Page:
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How True-Crime Stories Reveal the Overlooked History of Pre-Stonewall Violence Against Queer People

In a 1954 newspaper article about the murder of a man named Anthony Lankford, two sentences had been underlined: The sailor charged with the crime “had admitted meeting Lankford at a bar on Friday night.” It continued, “He said the two had several drinks and then went to Lankford’s apartment.”

The man who had presumably underlined the sentence was the writer and photographer Carl Van Vechten, in whose papers, held at Yale, I had found a scrapbook containing a series of articles about the crime. And while the words he chose to highlight might seem innocuous on their own, they are in fact a key clue to what this story is really about — and to a troubling truth about life for queer Americans at the time.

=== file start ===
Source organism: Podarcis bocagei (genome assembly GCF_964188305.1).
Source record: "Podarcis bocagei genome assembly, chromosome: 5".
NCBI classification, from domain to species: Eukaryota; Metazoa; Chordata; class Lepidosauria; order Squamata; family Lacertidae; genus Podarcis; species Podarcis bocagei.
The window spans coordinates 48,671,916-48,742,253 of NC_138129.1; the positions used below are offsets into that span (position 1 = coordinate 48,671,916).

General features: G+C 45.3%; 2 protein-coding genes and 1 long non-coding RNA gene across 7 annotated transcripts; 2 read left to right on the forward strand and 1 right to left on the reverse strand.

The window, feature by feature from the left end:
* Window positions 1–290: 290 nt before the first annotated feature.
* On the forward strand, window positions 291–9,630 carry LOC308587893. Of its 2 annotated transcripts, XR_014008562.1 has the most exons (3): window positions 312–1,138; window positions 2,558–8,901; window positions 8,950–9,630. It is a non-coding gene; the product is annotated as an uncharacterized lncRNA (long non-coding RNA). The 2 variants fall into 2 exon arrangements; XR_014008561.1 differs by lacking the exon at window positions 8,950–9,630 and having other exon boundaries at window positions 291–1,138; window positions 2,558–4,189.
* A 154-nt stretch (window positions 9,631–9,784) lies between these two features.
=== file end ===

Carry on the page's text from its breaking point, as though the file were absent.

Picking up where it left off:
Van Vechten was a pivotal figure in American modernism, and an early promoter of African-American writers and artists in the 1920s and 1930s, known for escorting his white bohemian friends into the jazz clubs of Harlem, and in turn bringing African American artists and writers into the downtown salons of Greenwich Village at a time when such racial crossings were rare. He was also a man of sexual crossing. While he was married twice, the second marriage lasting until his death, his homosexuality was a well-known open secret.

Van Vechten was known for his collecting, and the scrapbooks I was looking at were filled with the ephemera of queer life in midcentury New York, including fliers from drag balls, advertisements for queer novels, homoerotic collages and a number of crime stories clipped from the newspapers, including the articles about Lankford’s death.

Read entire article at Time